Publication Details

Hai, F. Ibney., Yamamoto, K., Nakajima, F. & Fukushi, K. (2010). Recalcitrant industrial wastewater treatment by membrane bioreactor (MBR). In S. Gorley (Eds.), Handbook of Membrane research: Properties, Performance and Applications (pp. 67-104). New York: Nova Science Publishers.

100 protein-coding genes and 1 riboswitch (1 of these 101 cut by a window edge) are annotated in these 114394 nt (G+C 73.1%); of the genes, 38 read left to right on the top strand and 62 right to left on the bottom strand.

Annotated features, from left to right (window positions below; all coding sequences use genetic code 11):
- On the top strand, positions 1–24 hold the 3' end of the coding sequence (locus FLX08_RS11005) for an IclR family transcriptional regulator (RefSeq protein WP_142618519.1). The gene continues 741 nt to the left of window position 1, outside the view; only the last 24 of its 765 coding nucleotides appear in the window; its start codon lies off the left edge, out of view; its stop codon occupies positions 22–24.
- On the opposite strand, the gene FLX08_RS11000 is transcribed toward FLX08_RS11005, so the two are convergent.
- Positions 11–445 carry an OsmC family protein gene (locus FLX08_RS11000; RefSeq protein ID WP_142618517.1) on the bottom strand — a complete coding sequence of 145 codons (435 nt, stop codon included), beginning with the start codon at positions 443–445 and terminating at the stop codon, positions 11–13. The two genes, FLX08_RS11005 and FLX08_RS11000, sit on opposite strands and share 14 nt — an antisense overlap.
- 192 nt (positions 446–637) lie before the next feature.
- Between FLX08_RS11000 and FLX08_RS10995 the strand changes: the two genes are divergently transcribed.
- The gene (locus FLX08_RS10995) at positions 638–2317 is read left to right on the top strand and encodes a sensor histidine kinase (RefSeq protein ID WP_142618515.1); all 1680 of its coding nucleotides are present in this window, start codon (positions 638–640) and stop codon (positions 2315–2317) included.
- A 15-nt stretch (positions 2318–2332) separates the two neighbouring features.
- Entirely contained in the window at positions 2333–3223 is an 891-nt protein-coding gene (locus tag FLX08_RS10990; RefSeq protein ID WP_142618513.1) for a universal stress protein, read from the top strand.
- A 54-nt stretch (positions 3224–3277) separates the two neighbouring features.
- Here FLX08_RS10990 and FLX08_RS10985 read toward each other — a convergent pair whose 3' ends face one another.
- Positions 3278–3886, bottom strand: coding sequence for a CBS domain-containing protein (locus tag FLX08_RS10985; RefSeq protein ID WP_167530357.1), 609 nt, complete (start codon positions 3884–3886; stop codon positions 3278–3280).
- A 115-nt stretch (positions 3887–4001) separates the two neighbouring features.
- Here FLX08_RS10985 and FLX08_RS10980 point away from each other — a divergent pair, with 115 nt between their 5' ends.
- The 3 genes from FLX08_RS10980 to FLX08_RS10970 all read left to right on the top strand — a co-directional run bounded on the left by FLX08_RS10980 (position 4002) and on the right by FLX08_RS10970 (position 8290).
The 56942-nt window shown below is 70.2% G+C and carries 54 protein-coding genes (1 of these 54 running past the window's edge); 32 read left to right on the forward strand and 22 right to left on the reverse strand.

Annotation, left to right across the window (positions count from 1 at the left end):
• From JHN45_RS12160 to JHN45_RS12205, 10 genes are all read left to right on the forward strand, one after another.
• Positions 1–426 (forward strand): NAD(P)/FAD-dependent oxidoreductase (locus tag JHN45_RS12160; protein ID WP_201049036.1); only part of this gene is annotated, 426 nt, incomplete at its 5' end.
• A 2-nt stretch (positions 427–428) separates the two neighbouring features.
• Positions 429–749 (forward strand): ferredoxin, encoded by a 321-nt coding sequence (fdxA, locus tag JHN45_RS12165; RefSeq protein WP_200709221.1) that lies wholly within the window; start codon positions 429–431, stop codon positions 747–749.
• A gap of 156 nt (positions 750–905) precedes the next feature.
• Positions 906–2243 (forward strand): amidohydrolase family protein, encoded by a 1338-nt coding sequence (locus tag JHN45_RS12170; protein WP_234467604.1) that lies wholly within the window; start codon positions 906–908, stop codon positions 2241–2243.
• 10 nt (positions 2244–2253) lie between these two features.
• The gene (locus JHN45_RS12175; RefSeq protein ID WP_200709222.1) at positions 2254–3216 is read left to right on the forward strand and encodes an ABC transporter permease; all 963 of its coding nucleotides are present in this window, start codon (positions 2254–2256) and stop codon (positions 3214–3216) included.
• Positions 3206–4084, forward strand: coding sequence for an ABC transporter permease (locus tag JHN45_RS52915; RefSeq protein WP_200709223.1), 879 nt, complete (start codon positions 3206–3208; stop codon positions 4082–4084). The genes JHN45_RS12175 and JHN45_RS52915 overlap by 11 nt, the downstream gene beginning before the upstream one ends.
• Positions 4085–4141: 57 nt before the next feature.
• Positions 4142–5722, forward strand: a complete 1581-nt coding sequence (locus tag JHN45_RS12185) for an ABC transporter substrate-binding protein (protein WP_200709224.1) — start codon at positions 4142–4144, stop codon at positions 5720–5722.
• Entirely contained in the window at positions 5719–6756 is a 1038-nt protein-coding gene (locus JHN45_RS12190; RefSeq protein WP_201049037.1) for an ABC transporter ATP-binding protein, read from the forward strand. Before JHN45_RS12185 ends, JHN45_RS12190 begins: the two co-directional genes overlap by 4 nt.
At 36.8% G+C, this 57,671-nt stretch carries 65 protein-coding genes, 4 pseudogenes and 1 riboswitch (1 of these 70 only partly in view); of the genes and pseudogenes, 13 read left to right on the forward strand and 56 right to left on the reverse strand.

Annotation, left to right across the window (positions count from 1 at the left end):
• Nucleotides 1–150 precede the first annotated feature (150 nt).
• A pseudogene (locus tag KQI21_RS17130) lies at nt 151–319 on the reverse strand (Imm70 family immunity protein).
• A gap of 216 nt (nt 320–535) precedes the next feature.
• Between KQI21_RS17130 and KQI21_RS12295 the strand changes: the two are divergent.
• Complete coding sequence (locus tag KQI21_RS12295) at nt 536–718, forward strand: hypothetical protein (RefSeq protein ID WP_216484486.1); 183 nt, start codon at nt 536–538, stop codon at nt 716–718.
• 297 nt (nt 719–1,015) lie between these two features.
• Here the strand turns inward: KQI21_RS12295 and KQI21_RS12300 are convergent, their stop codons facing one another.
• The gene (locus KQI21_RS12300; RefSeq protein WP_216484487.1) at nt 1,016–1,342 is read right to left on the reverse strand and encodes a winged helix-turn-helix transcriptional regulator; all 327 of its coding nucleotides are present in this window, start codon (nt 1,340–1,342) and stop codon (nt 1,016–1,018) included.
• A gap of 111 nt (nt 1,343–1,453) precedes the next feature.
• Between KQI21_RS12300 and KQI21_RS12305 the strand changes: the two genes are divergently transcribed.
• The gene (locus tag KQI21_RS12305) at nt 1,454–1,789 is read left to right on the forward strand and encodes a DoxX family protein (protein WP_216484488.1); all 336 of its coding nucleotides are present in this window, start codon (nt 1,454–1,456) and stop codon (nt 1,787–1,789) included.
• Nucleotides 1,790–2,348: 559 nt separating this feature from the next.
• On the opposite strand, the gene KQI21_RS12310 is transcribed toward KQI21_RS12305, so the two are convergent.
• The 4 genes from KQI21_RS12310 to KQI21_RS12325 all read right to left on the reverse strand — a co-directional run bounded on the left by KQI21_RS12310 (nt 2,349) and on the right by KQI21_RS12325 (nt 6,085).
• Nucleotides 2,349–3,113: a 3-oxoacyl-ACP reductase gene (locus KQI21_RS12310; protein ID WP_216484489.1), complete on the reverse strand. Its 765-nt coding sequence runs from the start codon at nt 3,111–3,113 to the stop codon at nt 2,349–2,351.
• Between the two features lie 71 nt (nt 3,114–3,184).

Membrane Bioreactor (MBR) process consists of a biological reactor integrated with membranes that combine clarification and filtration of an activated sludge process into a simplified, single step process. The membrane is an absolute barrier to suspended matter and microorganisms and it offers the possibility of operating the system at high mixed liquor suspended solids (MLSS) concentration. The implication of maintenance of high MLSS are— requirement of a smaller footprint and operation at high solids retention time (SRT) under low F/M ratio, hence, yielding reduced excess sludge. Operating as an MBR allows conventional activated sludge plants to become single step processes, which produce high quality effluent potentially suitable for reuse. Accordingly, over the past decade, submerged MBR processes have experienced unprecedented growth in domestic and municipal wastewater treatment/reuse. Application of MBR technology for industrial wastewater treatment has also gained attention because of the robustness of the process. Theoretically, maintenance of long SRT in MBR is in favor of the retention and development of special microorganisms, which may lead to better removal of refractory organic matter and make the system more robust to load variations and toxic shocks. Although in general MBR exhibits much improved overall treatment of concentrated industrial wastewater as compared to conventional activated sludge process, literature suggests that the conceptual expectation of enhanced biodegradation of hardly biodegradable compounds in MBR does not often come true. Very often the improved removal has been attributed to the adsorption of target compounds on sludge, which implies that further treatment of the periodically withdrawn, toxic compound-laden sludge would be required. Improved biodegradation to certain extent has been reported in a few studies; however the underlying factors leading to such improvement still remains to be elucidated. This chapter provides a comprehensive review of the studies dealing with recalcitrant industrial wastewater treatment by MBR, and casts light on the strategies to achieve enhanced biodegradation of hardly biodegradable industrial pollutants in MBR.



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